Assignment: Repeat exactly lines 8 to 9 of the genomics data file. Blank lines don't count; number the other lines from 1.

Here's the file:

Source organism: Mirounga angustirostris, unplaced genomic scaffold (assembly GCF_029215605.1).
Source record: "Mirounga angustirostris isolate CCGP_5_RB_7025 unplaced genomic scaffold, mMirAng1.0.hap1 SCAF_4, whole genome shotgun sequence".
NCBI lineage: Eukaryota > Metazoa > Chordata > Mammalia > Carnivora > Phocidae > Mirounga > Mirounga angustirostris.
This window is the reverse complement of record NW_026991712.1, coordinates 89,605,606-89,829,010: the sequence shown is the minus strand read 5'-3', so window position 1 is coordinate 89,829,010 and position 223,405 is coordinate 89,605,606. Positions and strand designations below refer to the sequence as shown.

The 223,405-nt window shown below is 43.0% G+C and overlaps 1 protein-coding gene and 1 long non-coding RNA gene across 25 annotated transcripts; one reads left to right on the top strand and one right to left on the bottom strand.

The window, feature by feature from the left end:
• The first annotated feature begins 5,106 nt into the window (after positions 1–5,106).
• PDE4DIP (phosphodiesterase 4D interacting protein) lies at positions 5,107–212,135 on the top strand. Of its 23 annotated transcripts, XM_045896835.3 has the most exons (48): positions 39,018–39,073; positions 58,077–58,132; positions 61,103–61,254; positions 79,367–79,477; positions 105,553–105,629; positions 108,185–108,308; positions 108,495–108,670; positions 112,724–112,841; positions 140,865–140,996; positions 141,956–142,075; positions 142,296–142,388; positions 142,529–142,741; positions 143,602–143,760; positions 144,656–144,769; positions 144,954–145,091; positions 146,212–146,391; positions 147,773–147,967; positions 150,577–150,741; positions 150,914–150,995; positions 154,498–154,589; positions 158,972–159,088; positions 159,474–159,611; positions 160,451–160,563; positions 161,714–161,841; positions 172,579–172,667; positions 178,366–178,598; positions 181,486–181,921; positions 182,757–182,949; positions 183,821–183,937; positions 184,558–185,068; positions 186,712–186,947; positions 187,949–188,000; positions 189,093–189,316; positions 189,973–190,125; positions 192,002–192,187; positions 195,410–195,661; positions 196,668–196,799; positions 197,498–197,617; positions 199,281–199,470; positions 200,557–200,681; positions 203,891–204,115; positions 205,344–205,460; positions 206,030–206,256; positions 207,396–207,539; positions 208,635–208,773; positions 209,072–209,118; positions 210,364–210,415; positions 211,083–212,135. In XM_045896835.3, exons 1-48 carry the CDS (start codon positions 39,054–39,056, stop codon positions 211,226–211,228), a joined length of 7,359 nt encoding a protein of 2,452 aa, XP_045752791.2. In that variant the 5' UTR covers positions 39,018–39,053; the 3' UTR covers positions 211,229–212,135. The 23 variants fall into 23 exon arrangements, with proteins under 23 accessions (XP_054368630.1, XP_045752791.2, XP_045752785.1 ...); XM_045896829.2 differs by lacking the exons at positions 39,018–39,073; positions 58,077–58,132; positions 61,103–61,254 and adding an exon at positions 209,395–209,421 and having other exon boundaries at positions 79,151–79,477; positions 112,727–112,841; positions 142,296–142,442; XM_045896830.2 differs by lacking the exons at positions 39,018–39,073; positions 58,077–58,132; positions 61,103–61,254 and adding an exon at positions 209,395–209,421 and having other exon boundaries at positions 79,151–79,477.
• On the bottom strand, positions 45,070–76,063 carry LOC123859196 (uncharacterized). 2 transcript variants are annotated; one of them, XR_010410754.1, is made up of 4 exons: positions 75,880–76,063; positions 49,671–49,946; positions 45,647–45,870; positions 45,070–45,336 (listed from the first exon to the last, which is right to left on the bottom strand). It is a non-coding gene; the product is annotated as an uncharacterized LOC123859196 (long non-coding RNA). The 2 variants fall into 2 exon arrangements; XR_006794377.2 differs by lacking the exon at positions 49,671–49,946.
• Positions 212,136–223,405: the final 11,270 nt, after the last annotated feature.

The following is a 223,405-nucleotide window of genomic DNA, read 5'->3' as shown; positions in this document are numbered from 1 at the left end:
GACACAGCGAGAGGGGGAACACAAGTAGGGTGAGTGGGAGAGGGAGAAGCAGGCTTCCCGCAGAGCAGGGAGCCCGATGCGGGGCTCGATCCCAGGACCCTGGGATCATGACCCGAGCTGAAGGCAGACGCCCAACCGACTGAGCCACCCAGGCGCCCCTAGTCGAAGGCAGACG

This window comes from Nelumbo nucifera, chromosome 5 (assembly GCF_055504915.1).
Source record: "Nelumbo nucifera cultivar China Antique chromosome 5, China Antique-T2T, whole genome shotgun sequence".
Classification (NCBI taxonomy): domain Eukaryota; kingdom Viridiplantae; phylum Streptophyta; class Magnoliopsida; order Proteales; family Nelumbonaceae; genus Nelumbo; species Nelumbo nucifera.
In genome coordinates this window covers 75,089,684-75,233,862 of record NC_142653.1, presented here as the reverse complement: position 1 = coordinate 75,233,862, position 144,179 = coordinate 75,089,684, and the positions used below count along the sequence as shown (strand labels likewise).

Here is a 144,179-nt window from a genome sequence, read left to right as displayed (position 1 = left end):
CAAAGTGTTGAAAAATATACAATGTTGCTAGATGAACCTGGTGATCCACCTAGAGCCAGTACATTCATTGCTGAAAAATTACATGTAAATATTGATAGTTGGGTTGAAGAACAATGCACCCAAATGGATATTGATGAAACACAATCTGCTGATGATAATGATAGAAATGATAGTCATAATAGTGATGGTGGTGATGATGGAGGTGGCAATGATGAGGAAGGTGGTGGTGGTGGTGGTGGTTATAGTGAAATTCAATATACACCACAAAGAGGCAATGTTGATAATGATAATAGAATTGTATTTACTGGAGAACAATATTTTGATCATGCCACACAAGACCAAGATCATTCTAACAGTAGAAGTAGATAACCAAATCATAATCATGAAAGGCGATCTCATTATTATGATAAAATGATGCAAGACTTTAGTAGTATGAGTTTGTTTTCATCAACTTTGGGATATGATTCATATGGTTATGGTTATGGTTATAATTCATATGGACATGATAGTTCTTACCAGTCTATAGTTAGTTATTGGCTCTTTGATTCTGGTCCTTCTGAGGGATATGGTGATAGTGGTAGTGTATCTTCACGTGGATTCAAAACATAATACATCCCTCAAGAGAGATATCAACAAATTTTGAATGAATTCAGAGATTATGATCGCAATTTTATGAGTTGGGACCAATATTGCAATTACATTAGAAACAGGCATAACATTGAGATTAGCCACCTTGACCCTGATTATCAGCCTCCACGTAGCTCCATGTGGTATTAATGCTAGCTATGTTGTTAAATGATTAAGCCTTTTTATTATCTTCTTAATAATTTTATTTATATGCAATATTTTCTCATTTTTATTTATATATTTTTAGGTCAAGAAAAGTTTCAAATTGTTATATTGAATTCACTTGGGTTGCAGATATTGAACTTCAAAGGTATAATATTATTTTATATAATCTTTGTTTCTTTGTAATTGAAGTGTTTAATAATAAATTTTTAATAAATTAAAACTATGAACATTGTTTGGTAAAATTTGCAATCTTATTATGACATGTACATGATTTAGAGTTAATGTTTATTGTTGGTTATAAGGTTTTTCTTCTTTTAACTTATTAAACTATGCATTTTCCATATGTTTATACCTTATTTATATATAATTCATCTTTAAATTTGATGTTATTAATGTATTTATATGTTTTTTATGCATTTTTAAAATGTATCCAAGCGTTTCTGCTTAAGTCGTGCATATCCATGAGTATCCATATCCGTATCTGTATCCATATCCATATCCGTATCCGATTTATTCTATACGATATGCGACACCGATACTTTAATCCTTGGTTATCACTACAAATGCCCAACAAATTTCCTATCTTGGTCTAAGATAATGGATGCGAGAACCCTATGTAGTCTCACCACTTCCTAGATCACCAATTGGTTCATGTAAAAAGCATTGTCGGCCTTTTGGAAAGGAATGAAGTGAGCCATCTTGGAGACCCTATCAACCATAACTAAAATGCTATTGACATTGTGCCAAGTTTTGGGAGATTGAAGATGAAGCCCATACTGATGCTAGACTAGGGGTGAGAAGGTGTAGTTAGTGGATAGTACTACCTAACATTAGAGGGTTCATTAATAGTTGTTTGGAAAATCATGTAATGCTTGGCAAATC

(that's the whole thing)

• PDE4DIP (phosphodiesterase 4D interacting protein) lies at positions 5,107–212,135 on the top strand. Of its 23 annotated transcripts, XM_045896835.3 has the most exons (48): positions 39,018–39,073; positions 58,077–58,132; positions 61,103–61,254; positions 79,367–79,477; positions 105,553–105,629; positions 108,185–108,308; positions 108,495–108,670; positions 112,724–112,841; positions 140,865–140,996; positions 141,956–142,075; positions 142,296–142,388; positions 142,529–142,741; positions 143,602–143,760; positions 144,656–144,769; positions 144,954–145,091; positions 146,212–146,391; positions 147,773–147,967; positions 150,577–150,741; positions 150,914–150,995; positions 154,498–154,589; positions 158,972–159,088; positions 159,474–159,611; positions 160,451–160,563; positions 161,714–161,841; positions 172,579–172,667; positions 178,366–178,598; positions 181,486–181,921; positions 182,757–182,949; positions 183,821–183,937; positions 184,558–185,068; positions 186,712–186,947; positions 187,949–188,000; positions 189,093–189,316; positions 189,973–190,125; positions 192,002–192,187; positions 195,410–195,661; positions 196,668–196,799; positions 197,498–197,617; positions 199,281–199,470; positions 200,557–200,681; positions 203,891–204,115; positions 205,344–205,460; positions 206,030–206,256; positions 207,396–207,539; positions 208,635–208,773; positions 209,072–209,118; positions 210,364–210,415; positions 211,083–212,135. In XM_045896835.3, exons 1-48 carry the CDS (start codon positions 39,054–39,056, stop codon positions 211,226–211,228), a joined length of 7,359 nt encoding a protein of 2,452 aa, XP_045752791.2. In that variant the 5' UTR covers positions 39,018–39,053; the 3' UTR covers positions 211,229–212,135. The 23 variants fall into 23 exon arrangements, with proteins under 23 accessions (XP_054368630.1, XP_045752791.2, XP_045752785.1 ...); XM_045896829.2 differs by lacking the exons at positions 39,018–39,073; positions 58,077–58,132; positions 61,103–61,254 and adding an exon at positions 209,395–209,421 and having other exon boundaries at positions 79,151–79,477; positions 112,727–112,841; positions 142,296–142,442; XM_045896830.2 differs by lacking the exons at positions 39,018–39,073; positions 58,077–58,132; positions 61,103–61,254 and adding an exon at positions 209,395–209,421 and having other exon boundaries at positions 79,151–79,477.
• On the bottom strand, positions 45,070–76,063 carry LOC123859196 (uncharacterized). 2 transcript variants are annotated; one of them, XR_010410754.1, is made up of 4 exons: positions 75,880–76,063; positions 49,671–49,946; positions 45,647–45,870; positions 45,070–45,336 (listed from the first exon to the last, which is right to left on the bottom strand). It is a non-coding gene; the product is annotated as an uncharacterized LOC123859196 (long non-coding RNA). The 2 variants fall into 2 exon arrangements; XR_006794377.2 differs by lacking the exon at positions 49,671–49,946.